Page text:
Our Verdict 
Best wireless headphones, Awards 2013. The Philips cost a bit, but it’s a small price to pay for superb sound and Bluetooth functionality
For 
Attractive design
Soft headband and earpads
AptX Bluetooth
Neat control system
Rich, detailed, musical sound
Against 
Some may find them a little pricey
Reviewed on

The Philips Fidelio M1BT headphones really come into their own when you are on the move. Having to run a cable between your portable device and into a pair of headphones leaves you open to entanglement and cable noise.

Which is where a good pair of Bluetooth headphones can come in handy. Or, in the case of the M1BTs, an excellent pair...

MORE:  Awards 2013

Video review

Build

These cans look, unsurprisingly, similar to Philips’ M1s but that’s no bad thing when you consider it’s an Award-winning formula. You get the same faux-leather lining on the headband and earpads, but here it’s in a smart, seductive-looking dark blue finish.

They’re a snug and comfortable fit, just like the wired M1s and although our ears got a little warm, we didn’t feel forced to take them off at any point.

Philips M1BT

Controls and features

Bluetooth headphones usually have some way of controlling your portable device, and Philips has cleverly built all the controls into the exterior of the right ear pad.

More after the break

Philips M1BT

Press the crescent-shaped panel in to play and pause; hold it down to pair the headphones to your device, and to power on or off. There’s also a small rotating dial which has a neat little flick switch built into the right ear pad.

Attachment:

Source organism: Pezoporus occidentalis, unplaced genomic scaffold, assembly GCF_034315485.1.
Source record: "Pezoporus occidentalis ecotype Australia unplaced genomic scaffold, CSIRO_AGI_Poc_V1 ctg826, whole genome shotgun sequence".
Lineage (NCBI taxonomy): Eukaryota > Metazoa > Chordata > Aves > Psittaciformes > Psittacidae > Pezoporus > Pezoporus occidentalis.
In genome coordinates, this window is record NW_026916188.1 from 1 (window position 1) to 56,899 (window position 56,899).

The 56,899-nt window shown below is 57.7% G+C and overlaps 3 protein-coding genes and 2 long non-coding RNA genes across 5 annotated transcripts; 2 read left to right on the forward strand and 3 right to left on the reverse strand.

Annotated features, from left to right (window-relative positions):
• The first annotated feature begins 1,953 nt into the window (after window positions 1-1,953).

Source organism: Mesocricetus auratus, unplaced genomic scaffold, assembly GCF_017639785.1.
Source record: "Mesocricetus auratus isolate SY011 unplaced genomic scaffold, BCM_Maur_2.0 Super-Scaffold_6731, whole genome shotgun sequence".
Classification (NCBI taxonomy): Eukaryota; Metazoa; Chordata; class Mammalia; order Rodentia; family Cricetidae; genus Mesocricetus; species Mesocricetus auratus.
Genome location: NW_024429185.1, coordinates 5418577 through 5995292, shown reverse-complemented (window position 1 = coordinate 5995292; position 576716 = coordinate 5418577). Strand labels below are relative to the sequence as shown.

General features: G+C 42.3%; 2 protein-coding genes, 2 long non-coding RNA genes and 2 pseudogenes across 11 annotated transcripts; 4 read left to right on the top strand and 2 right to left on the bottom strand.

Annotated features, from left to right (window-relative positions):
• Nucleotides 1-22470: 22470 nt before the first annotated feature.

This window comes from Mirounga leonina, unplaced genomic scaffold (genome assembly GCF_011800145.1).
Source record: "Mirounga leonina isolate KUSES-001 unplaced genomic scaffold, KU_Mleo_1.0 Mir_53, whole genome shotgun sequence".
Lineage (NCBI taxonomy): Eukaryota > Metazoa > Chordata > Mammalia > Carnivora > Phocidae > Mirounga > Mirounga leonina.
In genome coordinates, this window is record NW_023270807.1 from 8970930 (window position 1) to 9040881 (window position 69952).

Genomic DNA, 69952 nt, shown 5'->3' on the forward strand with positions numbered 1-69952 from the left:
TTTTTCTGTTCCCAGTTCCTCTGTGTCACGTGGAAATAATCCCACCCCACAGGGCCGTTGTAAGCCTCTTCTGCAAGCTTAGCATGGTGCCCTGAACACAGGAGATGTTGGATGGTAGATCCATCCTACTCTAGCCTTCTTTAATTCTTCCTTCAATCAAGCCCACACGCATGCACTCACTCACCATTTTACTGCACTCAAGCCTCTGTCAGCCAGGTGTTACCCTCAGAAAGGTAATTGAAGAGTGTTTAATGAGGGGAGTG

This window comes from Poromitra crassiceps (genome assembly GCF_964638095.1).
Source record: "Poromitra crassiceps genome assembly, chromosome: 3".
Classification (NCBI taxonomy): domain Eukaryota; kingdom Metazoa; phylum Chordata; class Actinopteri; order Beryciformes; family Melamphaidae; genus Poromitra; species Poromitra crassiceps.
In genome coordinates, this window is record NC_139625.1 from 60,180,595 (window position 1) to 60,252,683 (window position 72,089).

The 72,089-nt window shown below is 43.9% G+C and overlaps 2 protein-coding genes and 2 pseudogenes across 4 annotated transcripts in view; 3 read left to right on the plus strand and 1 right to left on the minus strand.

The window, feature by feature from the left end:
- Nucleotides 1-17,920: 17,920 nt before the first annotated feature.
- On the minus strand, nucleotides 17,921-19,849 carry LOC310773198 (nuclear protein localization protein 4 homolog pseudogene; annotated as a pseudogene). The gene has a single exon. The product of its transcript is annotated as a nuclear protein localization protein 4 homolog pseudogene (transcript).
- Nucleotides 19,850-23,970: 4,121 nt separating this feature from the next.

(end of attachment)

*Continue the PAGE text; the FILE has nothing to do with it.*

Push it up or down to change volume; press it in once to skip forward a track, twice to skip backwards. The controls are all smartly integrated and well thought out – it’s virtually impossible not to get along with them.

There’s not one, but two microphones in the earpad which make hands-free calls easy to handle. We had no trouble being heard in the office or out on the street.

Philips M1BT

The M1BTs are charged via a supplied micro USB cable which slots into the underside of the right earpad. A full charge takes around three hours and Philips claims it should last ten.

We dipped into them over the course of two or three days and our iPhone indicated there was still plenty of power left in the battery. If you do happen to run out of juice you’ll need to make sure you’re carrying the supplied headphone cable to make a wired connection.

Sound quality

Besides vanilla stereo Bluetooth, the Philips are aptX compatible so, should you own a suitable smartphone such as the Samsung Galaxy S4 or HTC One, you can take advantage of the improved sound quality aptX brings.

And it’s sound quality where the M1BTs excel. They’re obviously cut from the same cloth as the non-Bluetooth M1s, as they produce a rich, full-bodied sound.

That’s no mean achievement, since Bluetooth heapdhones have a tendency to sound overly coarse and unrefined – symptomatic of a wireless connection versus wired.

Philips M1BT

But these Philips cans don’t suffer the same fate, and they sound great either way, with a ton of detail throughout the frequency range, and well-defined, focused vocals.

The M1BTs show a great turn of pace, wallowing around in the angst-ridden, emotive vocals of Rihanna’s Stay, before engaging the afterburners to keep up with the Kings of Leon’s Coming Back Again.

That’s a short, sharp, shock of a track, but there’s more than enough time for the M1BTs to show their enthusiastic, energetic side with a flurry of electric guitars and drum beats.

Verdict

The M1BTs are a great way to go portable – they’re stylish, wireless, offer great functionality and sound superb. We wouldn’t leave home without a pair, and neither should you.

MORE: Best wireless headphones 2014

 

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